Session Type(s): Panel
Starts: Saturday, Aug. 4 3:00 PM (Eastern)
Ends: Saturday, Aug. 4 4:15 PM (Eastern)
California Governor Jerry Brown is organizing a Global Climate Action Summit in San Francisco September 2018 to cement his legacy as a climate leader; but he’s never come to grips with California’s role as one of the largest oil-producing states in America and home to the dirtiest oil on the planet. This panel will use the summit, and progressive response to same, to explore California’s role as a nation-state setting a global agenda, and whether any state can fully phase out fossil fuels.
Jason Kowalski is 350.org’s U.S. Policy Director. With climate action stalled by the Trump Administration, Jason helps lead grassroots campaigns that raise the profile of climate change in American politics. From the People’s Climate March to Keystone XL, Jason makes sure climate activists have a voice in Washington DC.
David Braun co-founded Americans Against Fracking and New Yorkers Against Fracking, as well as helped strategize and implement the historic campaign which banned fracking in the state of New York. In 2014, he relocated to California to fight fracking and other toxic oil and gas practices in his home state. Braun has since founded Rootskeeper a non-profit project that educates and trains grassroots activists, and fights the worst practices of the oil industry, mainly in California. Rootskeeper is a steering committee member of Californians Against Fracking, a coalition of over 200 organizations, and also a proud member of the California Environmental Justice Coalition, with strong ties to many grassroots anti- fracking and environmental justice organizations. With Rootskeeper, Braun launched a number of statewide awareness campaigns including Protect California Food, Faith Against Fracking and Oil Money Out, People Power In, all aimed at educating the general public on the deleterious effects of toxic oil and gas extraction methods on our food chain and public health, as well as the industry’s influence on our democracy, respectfully. He produced and directed the short documentary film Faith Against Fracking, which has screened in film festivals and places of worship around the country as an organizing tool.
Kassie Siegel is senior counsel and director of the Center for Biological Diversity’s Climate Law Institute. She develops and implements campaigns for the reduction of greenhouse gas and other air pollution and for the protection of wildlife and communities threatened by climate disruption. She authored the petition and litigated the cases leading to U.S. Endangered Species Act protection for the polar bear, and has been a leader in campaigns to keep fossil fuels in the ground. She was named one of the ten most influential California lawyers of the decade by the Daily Journal in 2010, and California Lawyer of the Year by California Lawyer Magazine in 2007 for her work in climate change and environmental law. She is a graduate of UC Berkeley School of Law and has spent her entire career in the new climate law field.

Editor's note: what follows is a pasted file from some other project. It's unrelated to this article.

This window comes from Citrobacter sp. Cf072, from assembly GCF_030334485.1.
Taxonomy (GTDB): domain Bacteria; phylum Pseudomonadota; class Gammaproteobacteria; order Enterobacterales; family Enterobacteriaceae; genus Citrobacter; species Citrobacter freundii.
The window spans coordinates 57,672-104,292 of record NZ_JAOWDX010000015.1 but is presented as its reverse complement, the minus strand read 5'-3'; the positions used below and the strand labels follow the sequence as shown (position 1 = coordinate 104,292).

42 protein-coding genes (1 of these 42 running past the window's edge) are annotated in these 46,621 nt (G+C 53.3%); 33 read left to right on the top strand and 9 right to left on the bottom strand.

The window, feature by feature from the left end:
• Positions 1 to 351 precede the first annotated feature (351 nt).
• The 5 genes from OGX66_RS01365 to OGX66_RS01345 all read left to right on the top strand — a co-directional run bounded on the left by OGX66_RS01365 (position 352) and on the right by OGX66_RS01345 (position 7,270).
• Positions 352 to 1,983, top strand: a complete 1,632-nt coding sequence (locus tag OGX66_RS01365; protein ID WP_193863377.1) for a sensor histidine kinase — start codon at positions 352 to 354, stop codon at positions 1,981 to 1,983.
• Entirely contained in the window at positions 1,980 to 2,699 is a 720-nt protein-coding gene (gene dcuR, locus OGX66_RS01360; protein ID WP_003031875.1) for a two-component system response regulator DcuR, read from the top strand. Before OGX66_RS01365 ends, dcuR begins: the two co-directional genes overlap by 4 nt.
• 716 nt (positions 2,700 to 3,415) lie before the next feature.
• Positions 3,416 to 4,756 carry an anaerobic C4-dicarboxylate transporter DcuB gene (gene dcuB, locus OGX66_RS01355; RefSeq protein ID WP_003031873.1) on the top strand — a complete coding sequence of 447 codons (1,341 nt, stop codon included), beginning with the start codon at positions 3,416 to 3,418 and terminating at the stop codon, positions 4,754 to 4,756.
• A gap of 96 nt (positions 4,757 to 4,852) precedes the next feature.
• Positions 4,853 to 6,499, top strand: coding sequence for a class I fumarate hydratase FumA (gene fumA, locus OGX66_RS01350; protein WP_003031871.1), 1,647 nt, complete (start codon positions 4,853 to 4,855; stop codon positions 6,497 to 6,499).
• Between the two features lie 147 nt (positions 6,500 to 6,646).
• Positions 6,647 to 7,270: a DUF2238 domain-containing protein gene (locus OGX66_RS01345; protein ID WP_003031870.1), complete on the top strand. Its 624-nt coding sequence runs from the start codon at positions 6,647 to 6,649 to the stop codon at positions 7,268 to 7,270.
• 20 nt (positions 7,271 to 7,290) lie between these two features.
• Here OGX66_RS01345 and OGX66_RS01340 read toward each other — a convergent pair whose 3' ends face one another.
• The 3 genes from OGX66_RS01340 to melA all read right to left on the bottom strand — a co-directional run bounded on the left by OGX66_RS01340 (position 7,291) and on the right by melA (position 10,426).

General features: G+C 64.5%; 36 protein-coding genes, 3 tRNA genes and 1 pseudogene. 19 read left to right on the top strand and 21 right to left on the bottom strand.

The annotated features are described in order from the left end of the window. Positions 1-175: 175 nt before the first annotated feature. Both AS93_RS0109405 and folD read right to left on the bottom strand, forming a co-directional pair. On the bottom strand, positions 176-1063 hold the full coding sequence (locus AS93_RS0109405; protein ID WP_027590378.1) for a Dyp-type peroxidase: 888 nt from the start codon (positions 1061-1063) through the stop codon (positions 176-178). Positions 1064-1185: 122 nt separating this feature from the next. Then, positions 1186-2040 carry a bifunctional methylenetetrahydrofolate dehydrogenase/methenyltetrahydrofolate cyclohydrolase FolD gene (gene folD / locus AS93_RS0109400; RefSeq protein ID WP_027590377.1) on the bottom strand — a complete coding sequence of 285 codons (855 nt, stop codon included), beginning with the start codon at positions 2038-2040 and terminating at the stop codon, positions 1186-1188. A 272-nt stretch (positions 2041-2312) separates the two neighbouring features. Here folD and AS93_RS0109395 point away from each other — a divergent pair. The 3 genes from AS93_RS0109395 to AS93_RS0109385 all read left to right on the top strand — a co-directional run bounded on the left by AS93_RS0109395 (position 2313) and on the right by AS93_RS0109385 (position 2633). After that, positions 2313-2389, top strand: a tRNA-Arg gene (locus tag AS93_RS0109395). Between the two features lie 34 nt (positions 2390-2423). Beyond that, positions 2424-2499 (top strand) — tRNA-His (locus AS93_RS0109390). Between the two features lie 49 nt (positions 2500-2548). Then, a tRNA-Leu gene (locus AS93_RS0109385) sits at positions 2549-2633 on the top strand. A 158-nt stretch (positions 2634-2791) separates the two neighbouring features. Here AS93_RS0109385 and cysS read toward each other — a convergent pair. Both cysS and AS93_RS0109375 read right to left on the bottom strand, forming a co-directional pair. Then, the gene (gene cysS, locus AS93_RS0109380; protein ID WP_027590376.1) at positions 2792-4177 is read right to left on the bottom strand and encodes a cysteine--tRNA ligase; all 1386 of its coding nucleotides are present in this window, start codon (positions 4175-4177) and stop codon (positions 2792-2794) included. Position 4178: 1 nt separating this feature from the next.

Kevin de León is President pro Tempore Emeritus of the California State Senate. The son of a single immigrant mother with a third grade education, he rose from San Diego’s Logan Heights barrio to lead the California State Senate, the first Latino to do so in over a century. As leader of the State Senate, he delivered landmark gun-safety legislation, clean-energy mandates, environmental protections, and immigration reform. He authored the “Sanctuary State Bill” Senate Bill 54, created the CalSavers retirement security program, reallocated $2 billion for supportive housing and wraparound services for individuals experiencing homeless and mental illness under his ballot initiative “No Place Like Home”, and wrote Senate Bill 100 which legally commits California to 100% clean energy by 2045. Before politics, Senator de León served the public as a community organizer, taught ESL and U.S.citizenship courses, and advocated for public schools. He graduated with honors from Pitzer College. The Senator is currently a professor at the UCLA Luskin School of Public Affairs and a Distinguished Fellow at the USC Schwarzenegger Institute as well as a candidate for the Los Angeles City Council. He has one daughter and a dog, whose name is Popeye.